Myth-bust: Regulation & black markets

black

I appreciate honest Plumas commercial cannabis advocates’ desire to “eliminate” the cannabis black market in our county. However, statistics and real-world law enforcement accounts in Colorado and other states indicate that it’s just not happening. In fact, they show that legalization and regulation haven’t even begun to budge the needle toward elimination.

People who operate in black markets—with any product—simply adapt and overcome regulatory attempts. They’re clever and persistent—and aren’t going to stop because of any regulation. Don’t believe it? I invite any local commercial cannabis advocate to research reports from Colorado sheriffs and others tasked with enforcing regulation.

According to the Colorado Department of Public Safety, statistics show that arrests for the production of black market pot increased by 380 percent in the 2014-16 time frame. In fact, Colorado law enforcement agencies say they are “battling a boom in illegal marijuana cultivation by sometimes violent groups of criminals who rake in millions of dollars by exporting what they grow.”

Bigger magnet, bigger problem

When we consider that California produces seven times the cannabis the state can consume, it’s easy to imagine more criminals coming here to cultivate and export product than are doing so in Colorado.

Law enforcement testimony and statistics argue that California cannabis regulation—like Colorado’s, Washington’s and Oregon’s—will do little to reduce black market activity. Those who are willing to break the law for profit will continue to do so.

In fact, some growers in Humboldt County say they won’t be regulated because of the costs, restrictions and headaches involved. They say they’ll continue operating illegally and hope enforcement goes after bigger grows and leaves them alone.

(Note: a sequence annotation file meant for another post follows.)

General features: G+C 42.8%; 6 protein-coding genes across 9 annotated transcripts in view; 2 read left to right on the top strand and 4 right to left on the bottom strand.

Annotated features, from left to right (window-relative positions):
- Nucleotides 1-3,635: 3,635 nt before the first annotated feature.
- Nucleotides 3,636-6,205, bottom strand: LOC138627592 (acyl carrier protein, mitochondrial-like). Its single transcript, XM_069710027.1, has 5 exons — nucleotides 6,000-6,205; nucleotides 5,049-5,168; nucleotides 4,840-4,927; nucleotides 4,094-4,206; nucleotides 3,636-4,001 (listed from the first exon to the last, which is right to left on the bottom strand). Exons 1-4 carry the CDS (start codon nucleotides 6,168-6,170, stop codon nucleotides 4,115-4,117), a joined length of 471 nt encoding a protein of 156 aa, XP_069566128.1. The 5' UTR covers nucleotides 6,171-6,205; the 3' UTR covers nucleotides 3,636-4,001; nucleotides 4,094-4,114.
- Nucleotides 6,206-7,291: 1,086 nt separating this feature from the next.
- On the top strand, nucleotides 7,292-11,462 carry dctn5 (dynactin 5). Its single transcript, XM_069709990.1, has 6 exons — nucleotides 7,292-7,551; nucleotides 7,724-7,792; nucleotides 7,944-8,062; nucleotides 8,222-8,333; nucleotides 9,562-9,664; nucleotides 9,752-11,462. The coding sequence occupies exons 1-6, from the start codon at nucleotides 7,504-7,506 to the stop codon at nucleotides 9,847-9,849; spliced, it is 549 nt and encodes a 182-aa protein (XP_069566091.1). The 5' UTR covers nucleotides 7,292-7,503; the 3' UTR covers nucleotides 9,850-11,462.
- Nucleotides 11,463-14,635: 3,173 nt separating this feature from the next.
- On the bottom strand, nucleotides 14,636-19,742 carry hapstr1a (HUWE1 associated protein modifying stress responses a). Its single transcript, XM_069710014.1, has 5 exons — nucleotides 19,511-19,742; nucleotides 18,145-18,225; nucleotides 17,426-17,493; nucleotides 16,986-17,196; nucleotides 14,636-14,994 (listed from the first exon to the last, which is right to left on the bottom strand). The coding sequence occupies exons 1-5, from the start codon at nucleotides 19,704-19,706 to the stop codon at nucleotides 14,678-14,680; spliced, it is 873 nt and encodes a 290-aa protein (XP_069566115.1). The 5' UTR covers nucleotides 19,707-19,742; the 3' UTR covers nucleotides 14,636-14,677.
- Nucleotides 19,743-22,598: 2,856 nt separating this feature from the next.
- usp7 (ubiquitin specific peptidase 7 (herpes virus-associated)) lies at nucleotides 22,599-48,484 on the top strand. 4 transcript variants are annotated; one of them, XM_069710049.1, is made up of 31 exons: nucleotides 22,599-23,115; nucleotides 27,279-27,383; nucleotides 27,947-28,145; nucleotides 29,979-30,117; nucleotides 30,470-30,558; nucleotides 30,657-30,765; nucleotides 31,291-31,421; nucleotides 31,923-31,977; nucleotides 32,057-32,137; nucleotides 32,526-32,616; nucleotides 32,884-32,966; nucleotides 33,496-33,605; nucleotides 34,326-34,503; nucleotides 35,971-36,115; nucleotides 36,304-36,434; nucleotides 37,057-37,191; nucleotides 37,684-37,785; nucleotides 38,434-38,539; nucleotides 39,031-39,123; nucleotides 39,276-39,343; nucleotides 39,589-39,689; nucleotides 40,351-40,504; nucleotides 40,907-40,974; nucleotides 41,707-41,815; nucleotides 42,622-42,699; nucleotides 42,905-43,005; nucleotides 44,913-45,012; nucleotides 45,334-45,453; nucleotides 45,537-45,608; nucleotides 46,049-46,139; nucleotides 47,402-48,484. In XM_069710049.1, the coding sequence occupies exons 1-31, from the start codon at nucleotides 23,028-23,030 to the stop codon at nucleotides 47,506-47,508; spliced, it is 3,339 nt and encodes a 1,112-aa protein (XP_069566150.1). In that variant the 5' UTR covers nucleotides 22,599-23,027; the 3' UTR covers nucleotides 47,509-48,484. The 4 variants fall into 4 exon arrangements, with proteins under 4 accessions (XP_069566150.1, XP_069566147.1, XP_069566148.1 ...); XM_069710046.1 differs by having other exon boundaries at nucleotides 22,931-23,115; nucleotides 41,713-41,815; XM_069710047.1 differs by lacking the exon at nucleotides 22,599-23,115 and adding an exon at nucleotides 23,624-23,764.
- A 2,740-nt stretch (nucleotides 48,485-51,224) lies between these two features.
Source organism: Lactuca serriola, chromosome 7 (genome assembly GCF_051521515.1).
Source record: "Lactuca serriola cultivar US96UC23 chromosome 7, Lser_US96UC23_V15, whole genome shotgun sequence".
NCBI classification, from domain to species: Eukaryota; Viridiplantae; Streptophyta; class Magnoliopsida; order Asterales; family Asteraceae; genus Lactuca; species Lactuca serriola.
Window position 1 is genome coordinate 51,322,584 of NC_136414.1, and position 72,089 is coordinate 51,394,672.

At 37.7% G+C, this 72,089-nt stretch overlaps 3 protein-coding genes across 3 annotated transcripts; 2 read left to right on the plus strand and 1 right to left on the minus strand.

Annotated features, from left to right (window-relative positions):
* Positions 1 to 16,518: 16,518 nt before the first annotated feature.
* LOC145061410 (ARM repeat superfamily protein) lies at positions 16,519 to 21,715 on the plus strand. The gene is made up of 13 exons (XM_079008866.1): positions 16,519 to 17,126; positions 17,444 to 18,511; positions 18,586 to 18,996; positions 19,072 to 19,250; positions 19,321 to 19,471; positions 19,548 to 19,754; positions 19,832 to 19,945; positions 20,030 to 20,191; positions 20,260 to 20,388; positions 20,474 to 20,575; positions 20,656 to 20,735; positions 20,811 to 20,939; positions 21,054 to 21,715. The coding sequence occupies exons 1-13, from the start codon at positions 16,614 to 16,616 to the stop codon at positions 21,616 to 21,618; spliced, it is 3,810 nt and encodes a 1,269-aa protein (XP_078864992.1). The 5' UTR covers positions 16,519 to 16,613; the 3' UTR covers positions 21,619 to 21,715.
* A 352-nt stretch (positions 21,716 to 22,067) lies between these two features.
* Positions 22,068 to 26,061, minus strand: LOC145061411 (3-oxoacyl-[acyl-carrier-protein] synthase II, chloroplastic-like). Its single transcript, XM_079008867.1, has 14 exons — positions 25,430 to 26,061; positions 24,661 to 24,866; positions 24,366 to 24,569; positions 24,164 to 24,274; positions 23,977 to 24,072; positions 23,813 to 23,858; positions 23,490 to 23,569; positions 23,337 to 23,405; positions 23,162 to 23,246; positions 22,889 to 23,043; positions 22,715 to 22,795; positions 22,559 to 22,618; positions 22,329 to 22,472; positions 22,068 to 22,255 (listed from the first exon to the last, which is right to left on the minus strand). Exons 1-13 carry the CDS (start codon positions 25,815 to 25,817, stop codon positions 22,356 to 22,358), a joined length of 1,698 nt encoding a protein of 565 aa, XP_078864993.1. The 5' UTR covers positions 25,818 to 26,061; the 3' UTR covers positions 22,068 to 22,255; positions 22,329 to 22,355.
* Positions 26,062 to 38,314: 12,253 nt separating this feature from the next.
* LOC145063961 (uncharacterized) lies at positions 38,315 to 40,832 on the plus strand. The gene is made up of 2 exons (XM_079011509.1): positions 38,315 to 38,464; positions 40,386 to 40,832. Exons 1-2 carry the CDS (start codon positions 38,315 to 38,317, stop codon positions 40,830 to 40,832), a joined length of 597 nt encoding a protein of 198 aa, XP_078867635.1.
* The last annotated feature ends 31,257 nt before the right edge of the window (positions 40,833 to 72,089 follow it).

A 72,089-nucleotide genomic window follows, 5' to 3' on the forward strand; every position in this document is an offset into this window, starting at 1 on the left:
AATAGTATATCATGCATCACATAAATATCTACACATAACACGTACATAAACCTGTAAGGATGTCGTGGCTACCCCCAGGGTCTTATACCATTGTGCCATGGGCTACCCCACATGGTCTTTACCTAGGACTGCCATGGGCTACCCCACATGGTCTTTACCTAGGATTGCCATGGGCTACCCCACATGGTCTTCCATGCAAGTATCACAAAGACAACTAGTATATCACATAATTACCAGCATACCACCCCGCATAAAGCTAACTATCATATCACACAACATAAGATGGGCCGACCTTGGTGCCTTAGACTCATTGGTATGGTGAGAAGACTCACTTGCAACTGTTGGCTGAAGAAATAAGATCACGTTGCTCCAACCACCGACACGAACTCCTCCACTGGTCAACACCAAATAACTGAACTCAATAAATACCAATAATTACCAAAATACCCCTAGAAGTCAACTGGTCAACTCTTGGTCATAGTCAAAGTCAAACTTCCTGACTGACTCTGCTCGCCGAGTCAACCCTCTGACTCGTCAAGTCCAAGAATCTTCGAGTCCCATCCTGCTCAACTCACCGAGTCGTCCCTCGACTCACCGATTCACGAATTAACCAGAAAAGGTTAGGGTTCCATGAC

Human nature resists regulation

The notion that regulation will eliminate the black market and make law-abiding citizens out of law-avoiding ones is not proving true in Colorado. Stats and real-world reports from those who are battling to enforce it say otherwise.

Are we to believe that Plumas County would somehow be the glorious exception? Human nature is human nature in any state, county … or on any planet.

24 comments on “Myth-bust: Regulation & black markets

  1. Ken Donnell says:

    I have heard similar claims about increased illegal activity in locations where commercial cannabis cultivation is legal, and decided to do some internet investigation about these claims.

    First, I found no hard statistical evidence presented to support this claims made by Mr. Luscri. There were reports of isolated or anecdotal incidents, including some comments local Sheriff’s and deputies. But careful reading indicated these are isolated, and not a broad representation of the current Colorado cannabis industry. . If these statistics do exist, i kindly ask Mr Luscri to provide the appropriate web links.

    Like in Plumas county, there do appear to be many persons frightened by the legalization of cannabis, and who are quick to point to specific incidents as evidence to support their much more broad claims. Some people always see a glass that is “half empty”

    I did note that there are multiple efforts in the Colorado legislature to improve what negative aspects to legalization have emerged. No one, including myself, is minimizing the difficulty of making such an historic transition as we are now experiencing with the legalization of cannabis, in California, and elsewhere. Yes there are problems that do need to be confronted and repaired.

    Perhaps the most definitive statement I encountered was issued by Colorado Governor John Hickenlooper:

    “The negative factors we’re seeing less of each year and I would argue to the (U.S.) attorney general (Jeff Sessions) that the country has potential benefit to be able to see this experiment through to a natural conclusion. Let’s go a couple more years and see and get more data and really see, ‘Are we worse off or better off than we were before,’ ” ….. published in The Cannabist .

    1. Patrick Luscri says:

      Thanks for your comments, Mr. Donnell.

      You’re welcome to wade through the Colorado DPS report, and yes, you’ll find the usual caveats about it being too early to draw conclusions. I trust you can find it online on your own.